I once was a size 2. Actually, if you go back far enough, I think I used to be a size 0-2 months.
Ba doom cha!
Seriously, though. This is the diet trap.
One time when you were "really really really good," you were able to be this size. This is your ideal size. It seems reasonable to you because you were there once. It's not like you want to look like OG Barbie or even like Taylor Swift, you just want to be this size again.
This number is different for everyone but, usually, when you talk nostalgically about being this size, your sentence starts with "When I was....":
When I was in college...
When I last went on a ______ diet or "healthy lifestyle" program....
When I was a professional wrestler...
When I was a chimpanzee....
And the sentence ends with some description of how your body previously looked
I weighed _____ pounds.
I fit in to size _____ jeans.
I looked like Rocky at the end of Rocky IV
I had monkey abs.
Sometimes we confuse these moments in our lives as being our "true selves." We feel like the month and a half when we only drank green juice and ate bananas was when we achieved our essence. We believe that this is what we would look like if "we actually took care of ourselves."
Just because we were that weight or had those 12 foot gams or 6 pack abs or Rocky IV body, we believe that we can and we should be that weight again.
Diets are all about yo-yoing. Every time you go on one, you are actually less likely to get back down to your "chimpanzee" size. Before you crawl down that rabbit/monkey hole again, I'm going to redirect at the end of this post to the 700 posts that I have written about how diets do not work. Since that's already established, what I encourage you to do is REFRAME how you see your past self that seemed "healthy":
1. You don't have to use the same measurements.
What I mean to say is weight. You don't have to weigh yourself. Or any other diet-y way of thinking about your body. Don't measure your "waist circumference" or what size jeans you bought from the Gap in 1998 versus now.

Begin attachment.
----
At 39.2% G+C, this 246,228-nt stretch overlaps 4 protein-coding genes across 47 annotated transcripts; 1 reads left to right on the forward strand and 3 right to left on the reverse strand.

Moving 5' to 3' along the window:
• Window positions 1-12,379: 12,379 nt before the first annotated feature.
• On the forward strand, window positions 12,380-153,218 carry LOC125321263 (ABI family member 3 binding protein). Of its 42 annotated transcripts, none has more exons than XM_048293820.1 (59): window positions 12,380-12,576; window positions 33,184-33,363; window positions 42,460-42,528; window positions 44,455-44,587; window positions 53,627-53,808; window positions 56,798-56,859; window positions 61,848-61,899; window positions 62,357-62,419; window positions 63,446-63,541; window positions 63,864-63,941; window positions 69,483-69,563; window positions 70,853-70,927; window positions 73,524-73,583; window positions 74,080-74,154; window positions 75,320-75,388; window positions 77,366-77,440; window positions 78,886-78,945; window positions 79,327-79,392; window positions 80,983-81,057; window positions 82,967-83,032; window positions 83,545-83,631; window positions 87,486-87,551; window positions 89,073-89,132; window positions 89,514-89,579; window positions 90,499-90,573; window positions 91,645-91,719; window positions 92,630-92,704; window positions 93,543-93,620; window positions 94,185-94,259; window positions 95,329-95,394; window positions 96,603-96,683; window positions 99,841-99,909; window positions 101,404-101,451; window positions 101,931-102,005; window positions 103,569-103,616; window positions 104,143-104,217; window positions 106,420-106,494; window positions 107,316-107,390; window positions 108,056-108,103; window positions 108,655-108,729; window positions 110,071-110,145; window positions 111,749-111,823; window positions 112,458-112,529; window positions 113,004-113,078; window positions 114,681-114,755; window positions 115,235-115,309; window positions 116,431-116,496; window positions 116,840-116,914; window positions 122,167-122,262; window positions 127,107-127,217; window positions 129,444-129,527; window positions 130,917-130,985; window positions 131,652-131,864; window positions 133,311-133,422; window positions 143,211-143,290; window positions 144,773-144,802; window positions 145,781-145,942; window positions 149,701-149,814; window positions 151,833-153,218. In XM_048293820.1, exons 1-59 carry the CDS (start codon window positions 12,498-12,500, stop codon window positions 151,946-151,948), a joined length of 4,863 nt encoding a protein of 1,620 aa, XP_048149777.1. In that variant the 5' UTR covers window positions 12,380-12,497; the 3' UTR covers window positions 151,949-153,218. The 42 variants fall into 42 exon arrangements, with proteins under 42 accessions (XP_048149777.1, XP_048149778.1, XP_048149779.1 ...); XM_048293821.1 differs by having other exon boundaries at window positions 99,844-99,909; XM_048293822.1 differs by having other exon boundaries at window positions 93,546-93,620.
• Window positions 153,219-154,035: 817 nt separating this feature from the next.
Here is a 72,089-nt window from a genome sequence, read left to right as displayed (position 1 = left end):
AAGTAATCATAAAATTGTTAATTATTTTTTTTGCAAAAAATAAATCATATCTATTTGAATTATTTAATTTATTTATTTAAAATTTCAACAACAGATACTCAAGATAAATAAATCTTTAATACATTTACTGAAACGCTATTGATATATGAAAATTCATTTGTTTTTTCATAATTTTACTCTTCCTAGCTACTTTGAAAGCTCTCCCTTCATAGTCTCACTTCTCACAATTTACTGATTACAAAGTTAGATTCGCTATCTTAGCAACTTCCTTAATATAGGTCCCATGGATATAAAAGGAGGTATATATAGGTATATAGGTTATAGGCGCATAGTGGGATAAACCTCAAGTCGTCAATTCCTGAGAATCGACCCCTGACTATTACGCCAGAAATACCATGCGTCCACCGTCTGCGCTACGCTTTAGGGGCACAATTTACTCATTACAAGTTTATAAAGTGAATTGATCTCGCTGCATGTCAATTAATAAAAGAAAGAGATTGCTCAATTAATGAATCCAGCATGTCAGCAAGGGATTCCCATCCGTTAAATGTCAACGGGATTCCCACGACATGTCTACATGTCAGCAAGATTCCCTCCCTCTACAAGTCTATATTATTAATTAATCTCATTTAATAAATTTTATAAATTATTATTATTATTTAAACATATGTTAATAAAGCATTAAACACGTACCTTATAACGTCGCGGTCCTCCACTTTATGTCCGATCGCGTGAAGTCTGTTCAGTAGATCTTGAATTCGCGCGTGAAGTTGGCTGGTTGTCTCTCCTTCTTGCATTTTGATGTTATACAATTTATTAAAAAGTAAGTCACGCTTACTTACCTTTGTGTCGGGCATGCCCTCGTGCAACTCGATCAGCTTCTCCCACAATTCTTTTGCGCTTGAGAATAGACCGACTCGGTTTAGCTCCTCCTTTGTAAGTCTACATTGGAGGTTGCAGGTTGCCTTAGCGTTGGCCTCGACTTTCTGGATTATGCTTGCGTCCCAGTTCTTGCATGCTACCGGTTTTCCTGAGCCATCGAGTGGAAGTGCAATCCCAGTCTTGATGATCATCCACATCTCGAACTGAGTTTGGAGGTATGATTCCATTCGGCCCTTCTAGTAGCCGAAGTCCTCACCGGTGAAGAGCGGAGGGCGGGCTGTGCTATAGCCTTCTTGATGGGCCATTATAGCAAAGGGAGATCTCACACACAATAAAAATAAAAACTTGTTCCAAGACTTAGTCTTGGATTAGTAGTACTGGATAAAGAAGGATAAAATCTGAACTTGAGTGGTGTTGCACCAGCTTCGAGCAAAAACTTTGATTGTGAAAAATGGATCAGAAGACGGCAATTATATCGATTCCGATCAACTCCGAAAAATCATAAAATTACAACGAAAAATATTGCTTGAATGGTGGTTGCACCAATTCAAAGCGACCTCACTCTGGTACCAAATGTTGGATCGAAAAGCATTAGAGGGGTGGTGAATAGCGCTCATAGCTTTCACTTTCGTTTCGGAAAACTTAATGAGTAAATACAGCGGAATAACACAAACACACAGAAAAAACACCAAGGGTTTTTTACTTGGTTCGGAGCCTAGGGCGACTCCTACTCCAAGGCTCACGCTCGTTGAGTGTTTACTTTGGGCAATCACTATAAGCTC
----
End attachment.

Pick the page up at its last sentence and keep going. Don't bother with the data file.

Ab definitions don't need to define you (Patent pending on that bumper sticker).
2. Instead, pick a measurement that's actually based on how you want to feel.
Think about what you're actually hoping to accomplish.
Want to run a triathlon? Train for that.
Want to eat "healthier?" Add more fruits and vegetables to your diet. Try to get up to 10 different vegetables
Want to be able to pick up your kids without your back hurting? That's simple. LIft with your legs. You can also try yoga or weight training.
Want to just BE healthier? Talk to a health coach. I think I know somebody...
3. Take care of yourself.
If you are thinking, "But, Noel, you don't understand. If I'm not worried about my weight, I won't take care of myself."I know this sounds crazy but what if you focused on the self-care part first and foremost?
Look over your list that you might have made above. Do your research. Is going on a juice cleanse really going to detoxify your body? The New York Times says no. Eating a bunch of bacon and avoiding bread might help you lose weight but you may not be pooping very much.
Think about what you think you want from your "old body." Maybe it was happier. Maybe you felt more free. Maybe you just thought it helped you get more attention. Some of these issues might have tougher answers, tougher even than giving up gluten.
Consider your reason WHY you want to be your old size and make goals around that.